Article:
Lillie Langtry, actress and society beauty, was born Emilie Charlotte Le Breton, the daughter of the Very Reverand W.C. Le Breton, Dean of Jersey. She married Edward Langtry in 1874. Howver the marriage was not a success and after his death, she married Sir Hugo Gerald de Bathe (1871-1946) in 1899.
Lillie Langtry was a celebrated society beauty; known as 'The Jersey Lily', she became a popular subject with artists like Millais, Frank Miles, Edward Poynter, G.F. Watts and Burne-Jones. She also moved in the circles of high society, becoming mistress of the Prince of Wales for a time.
By June of 1878 she had become a confidante and regular visitor to JW's studio and a guest at his Sunday breakfasts. JW planned to paint her as Arrangement in Yellow: Portrait of Lily Langtry (YMSM 227), and said of her: 'she is perfect. Her beauty is simply exquisite, but her manner is more exquisite still'. In turn, Langtry greatly admired the artist and his 'unquestionable genius', finding his energy and Bohemian attitudes fascinating. She admitted that her table decoration of an antique glass bowl in which a yellow water lily floated was 'cribbed from Whistler', and in 1878, JW helped her decorate a gloomy drawing room in her Norfolk Street house with gold fans and a pair of birds in flight on the ceiling. He suggested that she took up painting, after seeing the caricatures she drew of friends.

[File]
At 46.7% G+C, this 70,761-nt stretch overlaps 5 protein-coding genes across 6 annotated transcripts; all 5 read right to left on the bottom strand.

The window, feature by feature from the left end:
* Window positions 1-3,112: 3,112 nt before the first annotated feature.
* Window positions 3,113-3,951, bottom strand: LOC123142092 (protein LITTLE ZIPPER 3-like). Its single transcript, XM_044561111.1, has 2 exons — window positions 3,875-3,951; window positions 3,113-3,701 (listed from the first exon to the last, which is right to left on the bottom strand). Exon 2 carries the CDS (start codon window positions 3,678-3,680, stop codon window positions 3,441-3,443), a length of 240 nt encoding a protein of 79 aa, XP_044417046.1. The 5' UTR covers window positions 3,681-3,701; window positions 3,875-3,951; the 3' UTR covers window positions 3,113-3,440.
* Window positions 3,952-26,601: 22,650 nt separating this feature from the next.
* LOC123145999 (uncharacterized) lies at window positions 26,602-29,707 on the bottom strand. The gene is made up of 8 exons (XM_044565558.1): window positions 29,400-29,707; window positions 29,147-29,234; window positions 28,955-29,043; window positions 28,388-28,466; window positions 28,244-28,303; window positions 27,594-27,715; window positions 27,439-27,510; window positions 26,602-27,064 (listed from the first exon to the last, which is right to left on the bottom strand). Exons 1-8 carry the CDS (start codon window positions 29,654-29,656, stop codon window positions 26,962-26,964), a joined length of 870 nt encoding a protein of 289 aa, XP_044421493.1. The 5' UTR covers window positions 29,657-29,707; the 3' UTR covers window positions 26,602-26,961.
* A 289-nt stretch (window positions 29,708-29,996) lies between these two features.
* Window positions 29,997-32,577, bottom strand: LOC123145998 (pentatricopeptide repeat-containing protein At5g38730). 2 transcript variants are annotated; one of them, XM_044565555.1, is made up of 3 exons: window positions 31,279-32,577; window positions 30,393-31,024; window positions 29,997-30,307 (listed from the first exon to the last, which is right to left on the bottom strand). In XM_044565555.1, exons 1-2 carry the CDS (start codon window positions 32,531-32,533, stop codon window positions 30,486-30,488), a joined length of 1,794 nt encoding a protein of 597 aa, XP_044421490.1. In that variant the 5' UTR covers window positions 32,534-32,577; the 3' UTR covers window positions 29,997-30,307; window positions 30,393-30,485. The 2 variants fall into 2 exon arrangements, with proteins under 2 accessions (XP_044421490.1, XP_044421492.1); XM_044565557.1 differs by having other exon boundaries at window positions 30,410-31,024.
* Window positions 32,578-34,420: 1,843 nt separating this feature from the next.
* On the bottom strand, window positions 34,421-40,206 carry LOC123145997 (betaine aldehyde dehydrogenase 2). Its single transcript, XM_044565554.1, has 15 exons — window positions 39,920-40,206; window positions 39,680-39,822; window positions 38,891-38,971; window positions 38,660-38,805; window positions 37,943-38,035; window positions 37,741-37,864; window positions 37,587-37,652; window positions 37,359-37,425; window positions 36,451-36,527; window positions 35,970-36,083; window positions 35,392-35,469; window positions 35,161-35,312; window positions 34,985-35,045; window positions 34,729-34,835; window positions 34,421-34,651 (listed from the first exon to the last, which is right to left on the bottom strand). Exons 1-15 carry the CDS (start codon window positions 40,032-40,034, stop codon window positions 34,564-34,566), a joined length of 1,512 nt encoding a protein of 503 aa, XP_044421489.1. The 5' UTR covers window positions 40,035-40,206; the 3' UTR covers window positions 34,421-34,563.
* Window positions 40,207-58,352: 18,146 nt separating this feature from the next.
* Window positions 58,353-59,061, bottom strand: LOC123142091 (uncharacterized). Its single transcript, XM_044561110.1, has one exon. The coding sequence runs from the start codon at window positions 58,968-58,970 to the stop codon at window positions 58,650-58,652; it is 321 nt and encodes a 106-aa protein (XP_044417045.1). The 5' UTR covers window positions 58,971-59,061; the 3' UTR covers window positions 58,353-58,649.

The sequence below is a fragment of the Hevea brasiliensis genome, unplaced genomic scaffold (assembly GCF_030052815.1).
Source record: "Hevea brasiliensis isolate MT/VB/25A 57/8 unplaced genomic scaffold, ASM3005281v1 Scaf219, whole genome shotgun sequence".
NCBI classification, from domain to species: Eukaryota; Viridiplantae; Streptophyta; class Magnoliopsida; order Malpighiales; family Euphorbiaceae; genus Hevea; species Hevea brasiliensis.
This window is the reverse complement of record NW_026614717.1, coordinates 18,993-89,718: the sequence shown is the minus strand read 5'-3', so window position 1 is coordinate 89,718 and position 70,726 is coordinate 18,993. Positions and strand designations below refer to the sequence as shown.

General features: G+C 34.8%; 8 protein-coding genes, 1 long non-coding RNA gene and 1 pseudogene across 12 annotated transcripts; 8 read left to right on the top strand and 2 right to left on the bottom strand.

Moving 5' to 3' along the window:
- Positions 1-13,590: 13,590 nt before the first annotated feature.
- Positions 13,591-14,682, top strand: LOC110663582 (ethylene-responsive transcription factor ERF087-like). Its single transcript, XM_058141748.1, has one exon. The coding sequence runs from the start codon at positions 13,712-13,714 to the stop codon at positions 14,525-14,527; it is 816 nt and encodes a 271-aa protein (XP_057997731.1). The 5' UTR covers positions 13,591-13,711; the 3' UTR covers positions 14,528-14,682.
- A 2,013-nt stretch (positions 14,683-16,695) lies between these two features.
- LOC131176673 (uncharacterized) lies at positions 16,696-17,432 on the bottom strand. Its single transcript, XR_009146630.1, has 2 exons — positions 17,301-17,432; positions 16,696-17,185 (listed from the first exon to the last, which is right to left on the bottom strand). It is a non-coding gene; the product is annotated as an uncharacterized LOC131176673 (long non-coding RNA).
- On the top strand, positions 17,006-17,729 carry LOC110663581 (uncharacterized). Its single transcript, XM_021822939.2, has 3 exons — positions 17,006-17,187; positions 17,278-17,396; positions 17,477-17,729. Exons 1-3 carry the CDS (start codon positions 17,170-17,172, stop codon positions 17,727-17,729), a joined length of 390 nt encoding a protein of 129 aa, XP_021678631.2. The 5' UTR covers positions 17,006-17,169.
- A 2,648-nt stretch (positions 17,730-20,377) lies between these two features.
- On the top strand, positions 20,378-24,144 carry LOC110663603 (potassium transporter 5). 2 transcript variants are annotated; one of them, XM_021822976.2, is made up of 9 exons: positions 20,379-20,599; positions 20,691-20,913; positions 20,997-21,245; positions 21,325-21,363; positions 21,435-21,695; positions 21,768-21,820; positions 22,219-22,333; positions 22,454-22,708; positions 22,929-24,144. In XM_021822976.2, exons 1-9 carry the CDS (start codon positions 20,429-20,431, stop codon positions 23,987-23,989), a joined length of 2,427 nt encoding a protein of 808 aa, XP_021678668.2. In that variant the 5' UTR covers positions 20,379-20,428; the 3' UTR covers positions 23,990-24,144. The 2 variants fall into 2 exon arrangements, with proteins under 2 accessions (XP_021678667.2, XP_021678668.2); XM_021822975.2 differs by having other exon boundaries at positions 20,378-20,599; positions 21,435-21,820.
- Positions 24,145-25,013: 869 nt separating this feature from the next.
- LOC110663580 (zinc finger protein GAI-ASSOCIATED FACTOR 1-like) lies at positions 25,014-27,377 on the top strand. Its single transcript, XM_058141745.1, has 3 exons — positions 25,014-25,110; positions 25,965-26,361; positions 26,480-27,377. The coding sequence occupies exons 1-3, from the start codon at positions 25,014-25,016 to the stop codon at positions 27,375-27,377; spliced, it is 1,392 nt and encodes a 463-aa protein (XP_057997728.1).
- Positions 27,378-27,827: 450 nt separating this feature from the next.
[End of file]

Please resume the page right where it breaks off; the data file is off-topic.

However, Langtry's chosen career became the stage, and in December 1881 she made her debut as Kate Hardcastle in She Stoops to Conquer at the Haymarket Theatre . In 1882, Langtry planned to take the ground floor flat in Tower House, Tite Street, but drew out when her co-lessees, including JW, could not provide deposits; JW was not to live there until 1888. She commissioned Godwin to build her a house in 1882, which was to have lily ornamentation and a Whistlerian colour scheme, but this expensive project was never built.
Langtry was a competent if limited actress; her best known stage roles were Rosalind in As You Like It in 1882 and Lady Teazle in The School for Scandal in 1885. As Mrs Trevelyan in Sidney Grundy's The Degenerates in 1899, she teased the public with biographical glimpses of provocative sin in high society. She was also a shrewd manager of several theatres in London, including the Imperial Theatre from 1901, although it was never a financial success.
Langtry, Lillie, The Days I Knew, London, 1921; Who Was Who in the Theatre: 1912-1976, 4 vols, Detroit, 1978; Beatty, Laura, Lillie Langtry: Manners, Masks and Models, London, 1999; Dictionary of National Biography, Oxford, 2004.